Mother's Little Helper
Ayesha was probably dead. Sam didn't like to think of his sister glass-eyed, lying broken in some ditch. It had rained ever since she'd gone, rained ‘like a monsoon', their neighbour said. Sam's mum rolled her eyes: ‘Don't listen to him,' she said, ‘it's jus' pissin' down'. Sam was only 10 but he knew evidence would wash away in the rain. It was washing Ayesha clean. The noisy spoilt little brat who'd always got him in trouble. Sam stared through the grimy window into the Indian-ink black night and shook his head. The fingertip search would start at first light and they wouldn't find a thing.
Mr Miller had bad breath. He came round all the time to babysit. He patted Sam's head and gave him lots of money for stickers. Mr Miller picked up Ayesha with his pale lanky arms and twisted her round and round in the air, then kept her dizzy on his lap. He took ages tucking Ayesha in at night. Mum didn't notice, she was too busy touching up her roots and hiding imaginary wrinkles. She didn't care who babysat, even that lanky old git, as long as she was free to drink her weight in vodka and hit the clubs.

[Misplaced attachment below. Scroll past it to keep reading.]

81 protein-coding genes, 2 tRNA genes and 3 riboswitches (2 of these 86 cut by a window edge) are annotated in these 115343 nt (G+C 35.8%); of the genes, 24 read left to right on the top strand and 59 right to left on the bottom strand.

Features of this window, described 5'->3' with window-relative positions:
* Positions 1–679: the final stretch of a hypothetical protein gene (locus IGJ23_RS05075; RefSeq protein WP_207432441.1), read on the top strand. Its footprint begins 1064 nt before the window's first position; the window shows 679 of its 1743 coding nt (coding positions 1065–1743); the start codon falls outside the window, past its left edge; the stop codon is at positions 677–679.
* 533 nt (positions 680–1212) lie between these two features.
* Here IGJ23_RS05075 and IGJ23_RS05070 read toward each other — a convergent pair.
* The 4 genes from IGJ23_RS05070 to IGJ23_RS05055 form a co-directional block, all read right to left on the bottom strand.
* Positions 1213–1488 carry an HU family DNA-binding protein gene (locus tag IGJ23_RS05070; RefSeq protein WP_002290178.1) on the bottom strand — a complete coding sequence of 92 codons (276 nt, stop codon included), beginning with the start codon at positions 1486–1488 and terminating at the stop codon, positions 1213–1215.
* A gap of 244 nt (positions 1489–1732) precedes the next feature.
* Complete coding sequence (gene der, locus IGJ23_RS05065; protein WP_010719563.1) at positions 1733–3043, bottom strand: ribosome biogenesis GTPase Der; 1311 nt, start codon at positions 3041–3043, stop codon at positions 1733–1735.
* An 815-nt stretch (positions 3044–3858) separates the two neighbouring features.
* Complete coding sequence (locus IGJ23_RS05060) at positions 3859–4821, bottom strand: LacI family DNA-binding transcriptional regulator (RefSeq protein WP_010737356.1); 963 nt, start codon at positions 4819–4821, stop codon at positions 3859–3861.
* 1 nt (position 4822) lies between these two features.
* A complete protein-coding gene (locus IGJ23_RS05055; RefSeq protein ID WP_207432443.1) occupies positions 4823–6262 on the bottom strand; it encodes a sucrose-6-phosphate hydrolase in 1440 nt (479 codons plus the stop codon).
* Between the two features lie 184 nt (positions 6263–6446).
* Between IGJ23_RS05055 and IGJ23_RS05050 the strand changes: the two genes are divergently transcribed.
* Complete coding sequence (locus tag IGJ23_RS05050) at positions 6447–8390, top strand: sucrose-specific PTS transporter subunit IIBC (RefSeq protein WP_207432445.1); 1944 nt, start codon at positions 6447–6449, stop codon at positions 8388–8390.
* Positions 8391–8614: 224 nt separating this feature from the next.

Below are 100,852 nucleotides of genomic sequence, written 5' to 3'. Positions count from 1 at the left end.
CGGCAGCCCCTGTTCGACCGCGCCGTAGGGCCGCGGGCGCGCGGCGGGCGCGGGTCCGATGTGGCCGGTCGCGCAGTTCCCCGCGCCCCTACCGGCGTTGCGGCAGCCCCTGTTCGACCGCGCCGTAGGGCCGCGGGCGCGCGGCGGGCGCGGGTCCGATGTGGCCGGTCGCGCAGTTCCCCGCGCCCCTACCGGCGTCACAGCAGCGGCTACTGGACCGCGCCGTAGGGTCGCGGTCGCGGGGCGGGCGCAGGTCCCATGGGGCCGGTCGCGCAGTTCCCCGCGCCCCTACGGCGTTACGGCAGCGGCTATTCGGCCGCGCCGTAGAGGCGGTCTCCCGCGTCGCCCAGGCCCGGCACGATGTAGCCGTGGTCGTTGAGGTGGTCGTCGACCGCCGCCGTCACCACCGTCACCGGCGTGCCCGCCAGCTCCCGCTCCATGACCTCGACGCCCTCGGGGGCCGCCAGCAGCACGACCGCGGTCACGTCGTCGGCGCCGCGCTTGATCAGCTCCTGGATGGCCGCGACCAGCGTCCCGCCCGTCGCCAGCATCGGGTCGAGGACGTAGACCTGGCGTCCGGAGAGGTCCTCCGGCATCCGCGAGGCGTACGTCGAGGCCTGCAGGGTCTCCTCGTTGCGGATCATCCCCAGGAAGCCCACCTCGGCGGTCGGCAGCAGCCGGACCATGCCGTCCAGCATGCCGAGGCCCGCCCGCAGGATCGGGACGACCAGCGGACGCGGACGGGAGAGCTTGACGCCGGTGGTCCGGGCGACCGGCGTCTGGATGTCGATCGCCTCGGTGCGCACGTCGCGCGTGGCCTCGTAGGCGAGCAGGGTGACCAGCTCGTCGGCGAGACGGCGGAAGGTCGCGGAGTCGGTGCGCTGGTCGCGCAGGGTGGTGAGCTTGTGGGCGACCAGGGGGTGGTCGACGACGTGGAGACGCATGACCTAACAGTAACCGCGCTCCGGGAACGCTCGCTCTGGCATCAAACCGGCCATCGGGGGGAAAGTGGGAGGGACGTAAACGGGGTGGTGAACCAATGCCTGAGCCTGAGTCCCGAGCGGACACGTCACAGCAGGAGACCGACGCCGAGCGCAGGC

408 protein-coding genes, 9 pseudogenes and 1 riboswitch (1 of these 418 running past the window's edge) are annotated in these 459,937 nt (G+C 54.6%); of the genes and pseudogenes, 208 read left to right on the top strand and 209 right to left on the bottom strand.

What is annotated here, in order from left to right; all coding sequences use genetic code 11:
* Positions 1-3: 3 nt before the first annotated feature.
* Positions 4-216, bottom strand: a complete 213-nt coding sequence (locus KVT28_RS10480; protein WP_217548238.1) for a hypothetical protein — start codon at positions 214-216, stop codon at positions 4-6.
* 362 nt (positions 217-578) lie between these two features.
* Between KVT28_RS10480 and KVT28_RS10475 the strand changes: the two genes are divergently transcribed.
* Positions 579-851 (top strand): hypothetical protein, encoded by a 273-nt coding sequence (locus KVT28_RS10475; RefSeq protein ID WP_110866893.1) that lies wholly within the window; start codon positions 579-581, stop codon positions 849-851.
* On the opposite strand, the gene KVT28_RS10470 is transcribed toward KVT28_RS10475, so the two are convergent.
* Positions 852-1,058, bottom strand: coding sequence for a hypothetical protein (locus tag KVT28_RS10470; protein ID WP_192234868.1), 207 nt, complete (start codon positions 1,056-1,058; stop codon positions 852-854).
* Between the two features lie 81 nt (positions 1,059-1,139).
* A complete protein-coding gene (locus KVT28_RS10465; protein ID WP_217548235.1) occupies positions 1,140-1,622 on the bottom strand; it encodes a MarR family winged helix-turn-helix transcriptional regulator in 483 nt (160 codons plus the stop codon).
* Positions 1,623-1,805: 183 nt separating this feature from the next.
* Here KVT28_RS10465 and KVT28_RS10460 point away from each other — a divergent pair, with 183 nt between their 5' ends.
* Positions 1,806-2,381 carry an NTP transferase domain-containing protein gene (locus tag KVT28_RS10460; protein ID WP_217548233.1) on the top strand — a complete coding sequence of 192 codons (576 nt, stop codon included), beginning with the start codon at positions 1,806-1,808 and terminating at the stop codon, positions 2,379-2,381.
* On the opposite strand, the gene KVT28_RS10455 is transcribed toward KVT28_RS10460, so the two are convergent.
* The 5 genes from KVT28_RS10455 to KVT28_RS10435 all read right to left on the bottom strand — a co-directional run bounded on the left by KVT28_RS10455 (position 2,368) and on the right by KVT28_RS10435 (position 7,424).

Sam didn't like to think Mr Miller was a bad man – but he guessed he was. They said Ayesha had gone off in a black car. Mr Miller had a black car. They said Mr Miller lived alone but Sam saw lights on in three upstairs rooms for a few days. But now there was only darkness. And Sam knew there'd be no more money for stickers.
20 December 2013